With a popcorn bowl on the coffee table and the TV and DVD player turned on, it looks like a movie afternoon at Donna Snyder's home in Nicholasville. But Snyder and her three colleagues are at work, preparing the sign-language interpretation for this weekend's presentation of The Miracle Worker at the Lexington Opera House.
Snyder, whose day job is interpreter for Fayette County Public Schools, is joined by Kimmie Curtis, a staff interpreter at the Kentucky School for the Deaf in Danville; Tara Stevens, visiting assistant professor in the American sign language and interpreter education department at Eastern Kentucky University; and Jena White, a language consultant who is deaf.
As the 1962 movie about Helen Keller and her teacher Annie Sullivan progresses, the interpreters constantly turn to White with questions about what people in the audience who are deaf would need interpreted.
"Most of what's happening between Annie and Helen, deaf people can watch it themselves, and there's no need for it to be interpreted," White told the interpreters in sign language, interpreted by Stevens so a visiting reporter could understand. "We know how it feels, that kind of back and forth, so I think you can watch Annie and Helen. As a deaf person, I don't need you to interpret that for me."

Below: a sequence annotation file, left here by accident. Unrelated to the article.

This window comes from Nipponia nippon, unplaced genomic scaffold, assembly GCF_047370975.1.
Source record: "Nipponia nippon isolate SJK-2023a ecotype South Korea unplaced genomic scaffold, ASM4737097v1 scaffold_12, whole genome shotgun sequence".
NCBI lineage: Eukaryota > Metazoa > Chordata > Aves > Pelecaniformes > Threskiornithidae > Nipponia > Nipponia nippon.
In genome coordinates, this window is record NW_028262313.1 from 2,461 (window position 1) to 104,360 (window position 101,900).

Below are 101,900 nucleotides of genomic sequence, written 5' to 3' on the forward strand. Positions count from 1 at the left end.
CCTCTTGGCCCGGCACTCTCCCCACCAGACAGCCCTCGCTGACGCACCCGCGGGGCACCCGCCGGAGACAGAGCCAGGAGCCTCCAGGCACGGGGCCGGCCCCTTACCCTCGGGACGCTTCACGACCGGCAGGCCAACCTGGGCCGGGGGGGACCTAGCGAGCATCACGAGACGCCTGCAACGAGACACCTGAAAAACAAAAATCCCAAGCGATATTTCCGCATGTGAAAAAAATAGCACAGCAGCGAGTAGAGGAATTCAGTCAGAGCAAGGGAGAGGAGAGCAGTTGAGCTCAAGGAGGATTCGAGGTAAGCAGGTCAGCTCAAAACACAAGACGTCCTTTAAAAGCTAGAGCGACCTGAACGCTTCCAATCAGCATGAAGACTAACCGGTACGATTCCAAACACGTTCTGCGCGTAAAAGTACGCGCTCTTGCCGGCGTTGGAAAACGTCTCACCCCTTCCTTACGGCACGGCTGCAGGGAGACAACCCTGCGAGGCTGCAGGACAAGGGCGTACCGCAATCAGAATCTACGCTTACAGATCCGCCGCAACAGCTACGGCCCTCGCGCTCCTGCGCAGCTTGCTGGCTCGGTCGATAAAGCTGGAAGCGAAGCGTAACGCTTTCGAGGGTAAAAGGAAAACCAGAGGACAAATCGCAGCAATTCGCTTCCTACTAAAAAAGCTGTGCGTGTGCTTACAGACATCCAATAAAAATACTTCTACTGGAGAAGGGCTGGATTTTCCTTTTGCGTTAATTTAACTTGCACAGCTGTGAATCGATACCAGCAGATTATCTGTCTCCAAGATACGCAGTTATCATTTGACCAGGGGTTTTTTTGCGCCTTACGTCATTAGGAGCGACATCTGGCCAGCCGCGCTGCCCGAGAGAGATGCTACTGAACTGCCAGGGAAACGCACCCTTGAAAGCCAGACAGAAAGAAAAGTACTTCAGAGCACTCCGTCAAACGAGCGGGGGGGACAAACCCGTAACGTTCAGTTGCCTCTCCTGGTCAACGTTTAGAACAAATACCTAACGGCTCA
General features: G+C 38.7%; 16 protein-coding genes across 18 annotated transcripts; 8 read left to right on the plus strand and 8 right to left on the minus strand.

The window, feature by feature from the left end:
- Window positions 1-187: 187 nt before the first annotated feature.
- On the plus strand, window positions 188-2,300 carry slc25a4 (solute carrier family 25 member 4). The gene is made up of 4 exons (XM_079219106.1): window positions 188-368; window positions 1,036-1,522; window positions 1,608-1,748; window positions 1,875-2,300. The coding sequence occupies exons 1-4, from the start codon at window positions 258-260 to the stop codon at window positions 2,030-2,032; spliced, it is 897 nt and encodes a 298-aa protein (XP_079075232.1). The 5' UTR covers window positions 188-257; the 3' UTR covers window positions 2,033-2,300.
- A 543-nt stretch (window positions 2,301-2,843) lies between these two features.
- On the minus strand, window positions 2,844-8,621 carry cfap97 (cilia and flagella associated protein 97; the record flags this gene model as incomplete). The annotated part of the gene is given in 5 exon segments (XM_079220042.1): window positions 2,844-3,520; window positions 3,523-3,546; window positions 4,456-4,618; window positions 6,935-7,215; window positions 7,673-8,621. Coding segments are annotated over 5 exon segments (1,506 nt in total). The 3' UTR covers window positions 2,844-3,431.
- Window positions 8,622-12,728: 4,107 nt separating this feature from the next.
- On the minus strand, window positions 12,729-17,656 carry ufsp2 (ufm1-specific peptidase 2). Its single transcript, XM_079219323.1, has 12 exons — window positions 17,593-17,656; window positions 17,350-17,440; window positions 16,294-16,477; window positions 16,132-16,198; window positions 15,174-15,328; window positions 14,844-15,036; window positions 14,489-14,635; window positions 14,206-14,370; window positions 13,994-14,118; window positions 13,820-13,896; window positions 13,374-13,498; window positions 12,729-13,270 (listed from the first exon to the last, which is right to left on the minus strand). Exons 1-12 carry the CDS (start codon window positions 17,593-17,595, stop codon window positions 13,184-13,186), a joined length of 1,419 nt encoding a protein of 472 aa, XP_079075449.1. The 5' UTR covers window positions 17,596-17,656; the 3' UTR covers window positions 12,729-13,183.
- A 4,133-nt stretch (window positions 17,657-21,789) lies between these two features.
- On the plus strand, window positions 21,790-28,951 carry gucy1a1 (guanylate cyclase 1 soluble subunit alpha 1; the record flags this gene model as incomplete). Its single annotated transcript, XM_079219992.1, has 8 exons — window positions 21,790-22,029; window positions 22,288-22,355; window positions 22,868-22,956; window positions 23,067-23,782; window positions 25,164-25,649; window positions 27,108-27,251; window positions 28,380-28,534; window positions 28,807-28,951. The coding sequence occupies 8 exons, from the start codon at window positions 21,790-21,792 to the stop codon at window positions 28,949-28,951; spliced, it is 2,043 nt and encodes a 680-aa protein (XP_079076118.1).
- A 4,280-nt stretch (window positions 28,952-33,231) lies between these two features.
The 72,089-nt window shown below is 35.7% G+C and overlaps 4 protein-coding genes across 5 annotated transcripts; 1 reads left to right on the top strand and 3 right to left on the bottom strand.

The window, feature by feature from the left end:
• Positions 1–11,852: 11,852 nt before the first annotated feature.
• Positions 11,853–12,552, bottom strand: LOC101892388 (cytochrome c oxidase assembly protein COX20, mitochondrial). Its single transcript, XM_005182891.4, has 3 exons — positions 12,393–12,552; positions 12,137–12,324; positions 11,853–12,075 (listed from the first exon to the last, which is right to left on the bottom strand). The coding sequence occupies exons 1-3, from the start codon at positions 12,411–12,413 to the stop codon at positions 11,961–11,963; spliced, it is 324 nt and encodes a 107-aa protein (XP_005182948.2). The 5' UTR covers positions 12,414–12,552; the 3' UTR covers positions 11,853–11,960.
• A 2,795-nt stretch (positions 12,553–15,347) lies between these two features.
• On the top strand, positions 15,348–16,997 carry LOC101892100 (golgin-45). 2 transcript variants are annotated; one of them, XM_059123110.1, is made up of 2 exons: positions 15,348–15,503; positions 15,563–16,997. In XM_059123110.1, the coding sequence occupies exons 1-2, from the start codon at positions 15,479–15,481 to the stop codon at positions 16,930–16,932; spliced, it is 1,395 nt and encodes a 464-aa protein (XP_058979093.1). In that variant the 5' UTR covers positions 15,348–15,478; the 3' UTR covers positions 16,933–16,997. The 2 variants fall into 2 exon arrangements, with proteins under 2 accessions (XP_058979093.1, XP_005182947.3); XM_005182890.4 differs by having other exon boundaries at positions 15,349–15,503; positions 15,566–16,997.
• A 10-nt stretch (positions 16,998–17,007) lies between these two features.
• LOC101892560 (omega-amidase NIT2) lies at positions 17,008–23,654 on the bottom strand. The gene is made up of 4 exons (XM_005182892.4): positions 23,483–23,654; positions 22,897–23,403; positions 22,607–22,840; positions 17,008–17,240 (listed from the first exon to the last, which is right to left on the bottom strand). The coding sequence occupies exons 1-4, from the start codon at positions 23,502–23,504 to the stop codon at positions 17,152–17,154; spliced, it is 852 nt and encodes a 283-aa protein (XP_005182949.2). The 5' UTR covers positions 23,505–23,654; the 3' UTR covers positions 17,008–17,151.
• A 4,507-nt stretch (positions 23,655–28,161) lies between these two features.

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The Miracle Worker is the story of Keller, the first deaf and blind person to earn a bachelor of arts degree who went on to become an author, speaker and political activist. William Gibson's play, which was also the basis for the award-winning 1962 Arthur Penn movie that the women were watching, tells the story of young Helen, who lost her sight and hearing to scarlet fever as an infant in the late 19th century, and her teacher, Sullivan, who taught Helen to communicate.
For the deaf community, this is not just another show.
"It's very important, because Helen Keller was deaf and blind," White said, interpreted by Stevens. "I'm just deaf; that's it.
"She didn't accept the fact that her family thought she couldn't do anything. She used that as energy to move forward. She was a very successful woman because she knew that she could do it, and she had those things that she needed to move forward. Deaf people in the community need to see that, to know that I can do that as well. I can do anything. It doesn't matter if you're deaf or hearing."
'The most gorgeous performances'
For Snyder and her crew, interpreting performances is far from simply showing up and repeating whatever is said from the stage through sign language.